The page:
WPT's "In Wisconsin" Features Reports on How Airplane De-icing Chemicals Effect the Environment

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January 12, 2011

For More Information:
Lynn Brockmeyer, WPT publicist, 608-263-3364, lynn.brockmeyer@wpt.org
Joel Waldinger, series producer, 608-890-2840,joel.waldinger@wpt.org
 
The next episode of In Wisconsin on Wisconsin Public Television (WPT) features reports from around the state that look at the effects of airplane de-icing chemicals on the environment, the state’s expanding dairy goat farming industry, Great Grey Owls in Wisconsin’s Northwoods and a University of Wisconsin-Eau Claire student who has a personal connection with stem cell research.

The newsmagazine airs 7:30 p.m. Thursday, Jan. 20 on WPT and is available in high definition. WPT will encore the program at 10:30 p.m. Sunday, Jan. 23. The program also will air at 11:30 a.m. on Milwaukee’s MPTV and on WDSE-TV in Duluth at 4 p.m. Sunday, Jan. 23.

De-icing planes is necessary to insure passenger safety but every year airports release large quantities of de-icing chemicals into the environment. Some states like Wisconsin require airports to recapture a small portion of these chemicals. In Wisconsin Reporter Liz Koerner shows viewers how researchers are working to help save the environment around Milwaukee’s Gen. Mitchell International Airport.

The report is part of a new WPT initiative called Quest, a project that will delve into issues about Wisconsin's environment. For more information, visit questwisconsin.org on the Web for a multi-media approach to WPT’s environmental reporting.

In Wisconsin Reporter Andy Soth visits one of the state’s largest goat farms near Beaver Dam as Wisconsin makes a push to grow its specialty cheese market. At another farm in Cross Plains meet Diana Murphy, a farmer whose homemade goat cheese is drawing a loyal following.

In 2005, an In Wisconsin report featured an unexpected visitor to Wisconsin's Northwoods, Great GreyOwls. That winter food was scarce in Canada and Great Grey Owls, rare to Wisconsin in winter, moved south. It was predicted they could return within five years. In Wisconsin Reporter Jo Garrett takes viewers back to Douglas County to see these phantoms of the north.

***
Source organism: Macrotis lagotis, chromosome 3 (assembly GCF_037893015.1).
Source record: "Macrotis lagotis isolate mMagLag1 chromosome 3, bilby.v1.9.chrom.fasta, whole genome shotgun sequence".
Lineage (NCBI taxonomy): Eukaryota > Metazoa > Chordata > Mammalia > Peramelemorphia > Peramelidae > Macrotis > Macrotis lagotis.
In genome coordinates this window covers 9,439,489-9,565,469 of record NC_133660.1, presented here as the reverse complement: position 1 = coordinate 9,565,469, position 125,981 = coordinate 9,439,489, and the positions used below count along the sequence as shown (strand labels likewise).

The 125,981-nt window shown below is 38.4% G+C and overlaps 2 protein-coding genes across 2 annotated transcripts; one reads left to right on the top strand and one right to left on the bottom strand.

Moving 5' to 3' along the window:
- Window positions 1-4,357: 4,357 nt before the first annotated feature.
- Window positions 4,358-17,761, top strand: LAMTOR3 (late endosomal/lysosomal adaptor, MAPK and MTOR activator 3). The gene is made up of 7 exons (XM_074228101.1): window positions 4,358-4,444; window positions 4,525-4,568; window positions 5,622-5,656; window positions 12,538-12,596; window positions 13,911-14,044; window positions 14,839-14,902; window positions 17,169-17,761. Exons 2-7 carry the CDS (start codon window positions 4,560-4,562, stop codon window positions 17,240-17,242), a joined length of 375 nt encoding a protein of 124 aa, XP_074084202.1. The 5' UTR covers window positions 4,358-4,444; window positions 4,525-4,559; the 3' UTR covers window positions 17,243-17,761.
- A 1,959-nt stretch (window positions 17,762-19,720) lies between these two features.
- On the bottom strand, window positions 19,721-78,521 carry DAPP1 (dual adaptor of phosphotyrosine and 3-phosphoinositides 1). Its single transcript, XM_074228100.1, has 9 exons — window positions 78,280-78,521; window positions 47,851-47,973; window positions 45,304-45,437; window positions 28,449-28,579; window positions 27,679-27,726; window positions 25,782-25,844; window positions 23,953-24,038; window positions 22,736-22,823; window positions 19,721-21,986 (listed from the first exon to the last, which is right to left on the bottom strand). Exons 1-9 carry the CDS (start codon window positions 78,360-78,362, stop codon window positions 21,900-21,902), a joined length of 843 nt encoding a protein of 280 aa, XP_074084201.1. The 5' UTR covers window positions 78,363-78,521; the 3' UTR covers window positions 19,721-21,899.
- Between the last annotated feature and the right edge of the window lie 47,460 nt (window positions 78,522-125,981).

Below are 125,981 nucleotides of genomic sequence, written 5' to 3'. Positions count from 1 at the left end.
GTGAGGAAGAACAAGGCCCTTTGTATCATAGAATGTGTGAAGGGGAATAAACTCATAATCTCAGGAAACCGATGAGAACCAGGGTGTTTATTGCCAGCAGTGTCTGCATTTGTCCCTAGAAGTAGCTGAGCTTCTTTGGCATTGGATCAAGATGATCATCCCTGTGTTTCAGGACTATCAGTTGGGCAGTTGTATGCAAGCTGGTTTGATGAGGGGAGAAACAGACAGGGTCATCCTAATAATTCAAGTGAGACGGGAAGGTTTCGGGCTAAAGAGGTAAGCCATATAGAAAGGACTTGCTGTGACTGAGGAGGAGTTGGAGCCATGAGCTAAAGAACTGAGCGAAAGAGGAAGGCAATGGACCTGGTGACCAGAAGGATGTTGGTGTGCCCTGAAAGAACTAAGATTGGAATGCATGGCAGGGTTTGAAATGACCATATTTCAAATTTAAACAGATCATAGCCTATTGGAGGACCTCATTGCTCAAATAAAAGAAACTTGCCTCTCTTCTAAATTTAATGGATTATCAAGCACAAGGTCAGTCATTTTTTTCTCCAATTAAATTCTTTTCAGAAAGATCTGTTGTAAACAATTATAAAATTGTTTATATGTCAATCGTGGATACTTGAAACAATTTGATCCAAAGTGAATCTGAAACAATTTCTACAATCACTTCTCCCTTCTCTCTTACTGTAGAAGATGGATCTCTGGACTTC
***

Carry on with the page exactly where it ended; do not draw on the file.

For the past three summers WiCell, the University of Wisconsin-Madison’s stem cell research center, has hosted students from rural Wisconsin high school students to help them learn about this emerging medical technology and science options at the university.  In Wisconsin Reporter Art Hackett profiles a former camper, now studying at University of Wisconsin-Eau Claire, who has a very personal connection with stem cell research.

This program’s video postcard features a scenic look at Pewits Nest outside of Baraboo.
To learn more about what is coming up on the series, visit the In Wisconsin website at wpt.org/inwisconsin where the “Producer’s Journal” blog offers behind-the-scenes insights and information about reports currently in production.

Funding for In Wisconsin is provided, in part, by Alliant Energy, and Animal Dental Dentistry and Oral Surgery Specialists LLC of Milwaukee, Oshkosh and Minneapolis.
WPT is a service of the Educational Communications Board and University of Wisconsin-Extension.

Wisconsin Public Television is a place to grow through learning on WHA-TV, Madison; WPNE-TV,Green Bay; WHRM-TV, Wausau; WLEF-TV, Park Falls; WHLA-TV, La Crosse; and WHWC-TV, Menomonie-Eau Claire.

DESCRIPTION: IN WISCONSIN #911
In Wisconsin reports on the effects of airplane de-icing chemicals on the environment, the state’s expanding dairy goat industry, Great Grey Owls in the Northwoods and a University of Wisconsin-Eau Claire student who has a personal connection with stem cell research.